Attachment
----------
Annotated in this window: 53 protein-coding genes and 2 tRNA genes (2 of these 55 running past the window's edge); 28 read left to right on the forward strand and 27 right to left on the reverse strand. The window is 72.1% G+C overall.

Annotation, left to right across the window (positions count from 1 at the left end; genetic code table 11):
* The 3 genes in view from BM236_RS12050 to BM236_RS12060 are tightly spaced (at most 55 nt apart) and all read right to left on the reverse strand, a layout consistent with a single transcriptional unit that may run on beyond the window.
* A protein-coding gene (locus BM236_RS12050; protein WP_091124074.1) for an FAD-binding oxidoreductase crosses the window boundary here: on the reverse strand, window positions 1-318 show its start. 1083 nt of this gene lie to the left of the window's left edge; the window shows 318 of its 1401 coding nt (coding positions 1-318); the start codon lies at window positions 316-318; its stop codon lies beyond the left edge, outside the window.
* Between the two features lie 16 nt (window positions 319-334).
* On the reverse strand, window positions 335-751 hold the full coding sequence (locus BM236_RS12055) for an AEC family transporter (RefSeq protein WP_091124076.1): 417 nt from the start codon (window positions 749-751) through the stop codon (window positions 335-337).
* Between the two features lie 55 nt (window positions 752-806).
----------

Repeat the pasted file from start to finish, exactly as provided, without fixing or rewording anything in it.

Annotated in this window: 53 protein-coding genes and 2 tRNA genes (2 of these 55 running past the window's edge); 28 read left to right on the forward strand and 27 right to left on the reverse strand. The window is 72.1% G+C overall.

Annotation, left to right across the window (positions count from 1 at the left end; genetic code table 11):
* The 3 genes in view from BM236_RS12050 to BM236_RS12060 are tightly spaced (at most 55 nt apart) and all read right to left on the reverse strand, a layout consistent with a single transcriptional unit that may run on beyond the window.
* A protein-coding gene (locus BM236_RS12050; protein WP_091124074.1) for an FAD-binding oxidoreductase crosses the window boundary here: on the reverse strand, window positions 1-318 show its start. 1083 nt of this gene lie to the left of the window's left edge; the window shows 318 of its 1401 coding nt (coding positions 1-318); the start codon lies at window positions 316-318; its stop codon lies beyond the left edge, outside the window.
* Between the two features lie 16 nt (window positions 319-334).
* On the reverse strand, window positions 335-751 hold the full coding sequence (locus BM236_RS12055) for an AEC family transporter (RefSeq protein WP_091124076.1): 417 nt from the start codon (window positions 749-751) through the stop codon (window positions 335-337).
* Between the two features lie 55 nt (window positions 752-806).